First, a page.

Boston, MA -- (SBWIRE) -- 05/26/2014 -- We believe a large, youthful and growing population and a strong economic trajectory give Indonesia's real estate sector strong fundamentals which bode exceptionally well over the long term. However, there are a number of short-term risks which will subdue yield growth over the coming quarters. Increased interest rates to combat wider economic issues will see borrowing costs increases, subsequently subduing consumer demand in the retail sector. Additionally, office and factory expansion plans under consideration will increasingly put on hold as the increased costs make projects more expensive for companies to execute. Given the external risks to Indonesia's economy, although not as pertinent as some of it regional peers; we expect that rents will remain broadly neutral as landlords fear increasing rents may drive out businesses. We do, however, see opportunities for investors in new property, who may capitalise on lower prices, especially in the government's special economic zones.
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Indonesia's real estate potential growth areas are driven by increasing activity on the part of international investors, favourable fundamentals and the potential of the archipelago's consumption-driven economy, alongside corporate growth strategies looking to both domestic and international channels for growth. There is considerable optimism in the Indonesian commercial property market. The last few years have seen impressive growth in the Indonesian real estate sector. Rents were hardly touched by the global financial crisis (with the exception of the office sector) and have, in fact, generally increased over the past few years. However, in line with our view for short-term headwinds in light of broader economic conditions, according to new market data, the office space market in Jakarta slowed during Q313. As measured by the regional division of US real estate services company Jones Lang LaSalle, the net take-up of office space during this period totalled 61,000 square feet (sq ft), which compares to 93,400 sq ft in the previous quarter. The decline has been attributed to 'a depreciating rupiah and rising borrowing costs'.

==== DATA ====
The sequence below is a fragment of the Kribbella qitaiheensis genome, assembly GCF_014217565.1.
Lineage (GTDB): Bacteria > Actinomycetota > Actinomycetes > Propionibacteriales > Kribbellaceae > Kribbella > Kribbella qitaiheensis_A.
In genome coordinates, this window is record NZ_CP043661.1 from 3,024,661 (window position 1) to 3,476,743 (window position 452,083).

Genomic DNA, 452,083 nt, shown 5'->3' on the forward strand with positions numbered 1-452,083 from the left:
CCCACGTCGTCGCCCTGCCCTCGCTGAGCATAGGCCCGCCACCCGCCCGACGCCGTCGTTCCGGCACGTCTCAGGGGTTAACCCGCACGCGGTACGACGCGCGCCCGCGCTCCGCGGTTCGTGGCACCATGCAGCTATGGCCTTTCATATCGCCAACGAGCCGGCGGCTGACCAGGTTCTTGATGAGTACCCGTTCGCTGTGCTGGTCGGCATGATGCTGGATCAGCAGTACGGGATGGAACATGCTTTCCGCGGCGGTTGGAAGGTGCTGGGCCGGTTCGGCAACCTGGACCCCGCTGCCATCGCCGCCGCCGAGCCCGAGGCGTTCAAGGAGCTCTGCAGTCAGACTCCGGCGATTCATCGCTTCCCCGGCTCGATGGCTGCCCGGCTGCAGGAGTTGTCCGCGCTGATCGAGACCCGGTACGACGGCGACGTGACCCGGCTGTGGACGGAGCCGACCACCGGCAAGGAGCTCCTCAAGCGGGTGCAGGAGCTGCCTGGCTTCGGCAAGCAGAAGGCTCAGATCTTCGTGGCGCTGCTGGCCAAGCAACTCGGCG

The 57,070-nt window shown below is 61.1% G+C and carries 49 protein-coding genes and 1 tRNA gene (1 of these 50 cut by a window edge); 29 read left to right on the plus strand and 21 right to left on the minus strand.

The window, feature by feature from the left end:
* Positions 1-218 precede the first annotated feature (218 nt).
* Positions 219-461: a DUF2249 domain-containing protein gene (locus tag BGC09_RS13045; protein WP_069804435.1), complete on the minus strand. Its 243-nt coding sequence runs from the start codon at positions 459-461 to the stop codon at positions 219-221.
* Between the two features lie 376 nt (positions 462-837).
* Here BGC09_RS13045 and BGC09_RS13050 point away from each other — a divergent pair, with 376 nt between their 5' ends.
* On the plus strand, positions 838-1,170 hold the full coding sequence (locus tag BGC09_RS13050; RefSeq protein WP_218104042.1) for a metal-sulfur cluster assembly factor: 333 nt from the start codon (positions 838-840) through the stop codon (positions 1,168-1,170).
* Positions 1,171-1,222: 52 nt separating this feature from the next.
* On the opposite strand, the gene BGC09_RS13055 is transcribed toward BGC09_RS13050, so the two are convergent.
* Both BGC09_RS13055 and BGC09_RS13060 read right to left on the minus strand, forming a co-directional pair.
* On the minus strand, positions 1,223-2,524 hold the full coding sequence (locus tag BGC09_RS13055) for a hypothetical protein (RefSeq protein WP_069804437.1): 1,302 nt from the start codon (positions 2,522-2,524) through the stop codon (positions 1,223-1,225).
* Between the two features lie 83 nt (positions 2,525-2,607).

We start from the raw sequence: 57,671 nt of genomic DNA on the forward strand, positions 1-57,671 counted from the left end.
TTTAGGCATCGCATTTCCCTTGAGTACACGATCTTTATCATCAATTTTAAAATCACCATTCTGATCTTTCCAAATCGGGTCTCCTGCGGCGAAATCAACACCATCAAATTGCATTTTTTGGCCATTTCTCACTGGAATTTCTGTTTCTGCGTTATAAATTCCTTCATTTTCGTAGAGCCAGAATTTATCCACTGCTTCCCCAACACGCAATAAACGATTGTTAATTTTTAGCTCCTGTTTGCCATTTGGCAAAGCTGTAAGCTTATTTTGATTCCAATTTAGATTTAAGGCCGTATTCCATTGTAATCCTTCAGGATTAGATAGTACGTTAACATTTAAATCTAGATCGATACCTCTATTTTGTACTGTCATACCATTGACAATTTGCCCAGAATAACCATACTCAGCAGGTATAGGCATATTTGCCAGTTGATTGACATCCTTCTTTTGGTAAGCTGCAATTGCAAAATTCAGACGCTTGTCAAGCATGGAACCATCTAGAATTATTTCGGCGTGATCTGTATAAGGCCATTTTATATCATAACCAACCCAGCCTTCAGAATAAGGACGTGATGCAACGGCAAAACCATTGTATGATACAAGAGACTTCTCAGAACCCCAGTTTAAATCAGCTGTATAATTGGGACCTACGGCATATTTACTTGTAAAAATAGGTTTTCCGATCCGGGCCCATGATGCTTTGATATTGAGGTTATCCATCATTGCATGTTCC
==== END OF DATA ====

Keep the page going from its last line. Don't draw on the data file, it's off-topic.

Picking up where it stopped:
One substantial hindrance to both the industry and the economy as a whole is that Indonesia's physical infrastructure is substandard. The extent of future growth depends very much on the government's ability to push through bureaucratic reforms that will allow much-needed infrastructure investment, and the approval of the land acquisition bill is an important step in the right direction.
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